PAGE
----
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new Olympus PEN-F
#11
Quote:Well, I think the similarity is there. It's not a copy but a decent modern re-evaluation. When they did get down to copying stuff, they did it for wrong reasons. Of course, I'm talking about that stupid wheel on the front - stupid now in function, not in form. Now such controls are better used for some functions that have a limited number of options - like drive mode, metering or maybe exposure compensation. But there it quickly gets fiddly because modern cameras now go to Â±5 and it's just too many small increments that would be difficult to hit precisely. More so with shutter speed and ISO because I imagine it could be a nightmare to find the right value among a mass of tiny clicks, especially if you're in a hurry.
You do see a similarity? Really? There is none, other than that they both are cameras. And use metal. And black. And have a lens.

Look again at the PEN-F:

[Image: Olympus-Pen-F.jpg]

Now look at the 1st Olympus MFT camera, the PEN E-P1:

[Image: D3S_7595-600.jpg]

 

Now THERE the similarity is there. That camera does look like the PEN-F. That is why they called it PEN in the 1st place.

But the new PEN-F?

[Image: olympus-pen-f-9.jpg]

 

No. The similarity is not there. Only the same type face. Well not even that, they managed to not get that right either. They should have called it the Olympus Canon L1, actually:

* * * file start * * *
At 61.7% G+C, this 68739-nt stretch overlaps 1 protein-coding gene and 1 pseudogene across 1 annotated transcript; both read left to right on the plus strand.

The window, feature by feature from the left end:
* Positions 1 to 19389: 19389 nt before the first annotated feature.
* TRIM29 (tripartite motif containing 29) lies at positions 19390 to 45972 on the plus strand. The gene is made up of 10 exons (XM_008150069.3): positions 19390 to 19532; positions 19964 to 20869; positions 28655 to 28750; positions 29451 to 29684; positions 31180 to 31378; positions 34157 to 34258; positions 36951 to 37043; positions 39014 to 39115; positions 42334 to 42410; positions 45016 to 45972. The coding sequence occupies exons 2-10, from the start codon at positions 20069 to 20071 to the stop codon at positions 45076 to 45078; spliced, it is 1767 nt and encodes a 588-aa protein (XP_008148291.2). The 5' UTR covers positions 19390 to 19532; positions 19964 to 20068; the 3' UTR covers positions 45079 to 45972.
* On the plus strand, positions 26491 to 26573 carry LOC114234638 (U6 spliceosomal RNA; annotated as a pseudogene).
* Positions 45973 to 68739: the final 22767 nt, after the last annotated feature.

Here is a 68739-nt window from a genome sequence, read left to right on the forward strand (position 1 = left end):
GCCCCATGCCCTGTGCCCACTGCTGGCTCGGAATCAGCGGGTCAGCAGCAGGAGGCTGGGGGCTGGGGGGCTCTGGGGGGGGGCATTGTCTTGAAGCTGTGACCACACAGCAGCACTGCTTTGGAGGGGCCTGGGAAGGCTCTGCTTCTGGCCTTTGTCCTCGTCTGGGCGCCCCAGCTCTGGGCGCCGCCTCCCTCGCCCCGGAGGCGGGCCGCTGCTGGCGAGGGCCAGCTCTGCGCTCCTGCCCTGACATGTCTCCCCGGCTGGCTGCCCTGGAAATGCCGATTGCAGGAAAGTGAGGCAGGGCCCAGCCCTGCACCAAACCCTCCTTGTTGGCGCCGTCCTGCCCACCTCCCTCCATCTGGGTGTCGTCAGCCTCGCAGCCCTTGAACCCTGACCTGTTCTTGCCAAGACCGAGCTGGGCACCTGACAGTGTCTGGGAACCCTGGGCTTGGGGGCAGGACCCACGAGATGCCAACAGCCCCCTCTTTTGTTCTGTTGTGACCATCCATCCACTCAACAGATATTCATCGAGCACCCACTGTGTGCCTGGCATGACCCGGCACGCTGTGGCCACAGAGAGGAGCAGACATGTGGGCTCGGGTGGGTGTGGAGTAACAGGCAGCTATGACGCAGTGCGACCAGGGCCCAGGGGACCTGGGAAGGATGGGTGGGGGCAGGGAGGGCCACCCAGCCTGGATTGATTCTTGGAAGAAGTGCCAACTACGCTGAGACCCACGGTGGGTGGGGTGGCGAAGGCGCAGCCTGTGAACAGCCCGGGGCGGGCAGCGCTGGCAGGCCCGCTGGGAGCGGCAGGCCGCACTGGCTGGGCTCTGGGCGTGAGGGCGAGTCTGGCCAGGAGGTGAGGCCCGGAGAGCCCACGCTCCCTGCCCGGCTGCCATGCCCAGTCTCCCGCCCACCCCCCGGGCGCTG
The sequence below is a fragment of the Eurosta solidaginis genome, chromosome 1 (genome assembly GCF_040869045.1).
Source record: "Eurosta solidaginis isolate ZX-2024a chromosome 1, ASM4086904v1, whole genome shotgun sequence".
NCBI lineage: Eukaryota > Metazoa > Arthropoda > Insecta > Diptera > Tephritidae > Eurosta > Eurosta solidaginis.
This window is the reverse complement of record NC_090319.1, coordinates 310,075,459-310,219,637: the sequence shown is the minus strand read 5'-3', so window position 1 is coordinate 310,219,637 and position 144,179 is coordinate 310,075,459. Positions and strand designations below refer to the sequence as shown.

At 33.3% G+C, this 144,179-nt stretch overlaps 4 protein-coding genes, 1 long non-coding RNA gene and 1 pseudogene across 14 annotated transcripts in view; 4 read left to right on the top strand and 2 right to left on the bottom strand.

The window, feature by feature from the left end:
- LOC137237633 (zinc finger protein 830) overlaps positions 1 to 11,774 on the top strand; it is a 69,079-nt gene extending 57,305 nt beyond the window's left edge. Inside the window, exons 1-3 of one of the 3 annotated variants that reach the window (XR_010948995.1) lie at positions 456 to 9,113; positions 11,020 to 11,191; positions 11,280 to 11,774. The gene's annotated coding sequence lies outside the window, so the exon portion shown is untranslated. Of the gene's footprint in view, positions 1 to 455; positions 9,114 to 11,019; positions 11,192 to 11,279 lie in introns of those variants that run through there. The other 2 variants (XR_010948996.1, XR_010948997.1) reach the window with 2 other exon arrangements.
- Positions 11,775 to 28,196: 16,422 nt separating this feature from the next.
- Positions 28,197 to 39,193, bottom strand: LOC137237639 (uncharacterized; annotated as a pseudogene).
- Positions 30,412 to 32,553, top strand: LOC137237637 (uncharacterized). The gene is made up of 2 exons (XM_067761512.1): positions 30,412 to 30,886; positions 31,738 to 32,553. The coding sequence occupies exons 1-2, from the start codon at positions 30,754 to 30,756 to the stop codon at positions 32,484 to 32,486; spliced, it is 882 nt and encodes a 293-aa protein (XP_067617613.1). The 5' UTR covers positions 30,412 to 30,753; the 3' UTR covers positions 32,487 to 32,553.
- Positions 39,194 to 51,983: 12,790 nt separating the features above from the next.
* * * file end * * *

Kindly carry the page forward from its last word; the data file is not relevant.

[Image: canonl1.jpg]

#12
I agree with BC on this one. The similarity is just not there at all.

I find it silly to (badly) copy an old camera for the sake of copying.

In terms of ergonomics the PEN-F missed the mark by quite a big margin.

 

I actually think it's a crap camera for the price. An E-M10 II features almost the exact same specs (except for the high-res mode), better ergonomics and is almost a third of the price.

At the price point Olympus is asking, the Pen-F makes zero sense IMO.

--Florent

Flickr gallery
#13
WTF! You people sure aren't seeing what I'm seeing (and vice versa):

- the lack of grip (as opposed to having a glued-on something on the E-P1);

- the wheel;

- the way the fake leather covers the front;

- the relief of the top plate (not the dials and buttons, mind you, but the actual relief is a pretty direct copy; the E-P1 is similar but slightly less so);

- now that you mentioned it, the similar use of metal (as opposed to the E-P1).

 

Now, the Canon sure does look similar as well but that was probably a standard of camera design back in the day?

Again, I'm not defending the new Olympus - why would I? Just pointing out my observations.

 

P.S. I think there have been worse examples of retro-worship: Nikon DF, I summon thee, demanding the sacred right to burn in Hell. Big Grin

#14
Apparently look is more important than function.

 

Effectively inside this is a OM-D E-M5 Mark II with a higher res sensor, a slightly lower res EVF, non-tiltable screen, but extremely compact.

Compactness comes with trade-offs, especially with a camera that can do as much as this one can.

 

Is it worth the money?

As with all things, to some it is, to others it isn't.

 

Kind regards, Wim

Gear: Canon EOS R with 3 primes and 1 zoom, 4 EF-R adapters, Canon EOS 5 (analog), 9 Canon EF primes, a lone Canon EF zoom, 2 extenders, 2 converters, tubes; Olympus OM-D 1 Mk II & Pen F with 12 primes, 6 zooms, and 3 Metabones EF-MFT adapters ....
  


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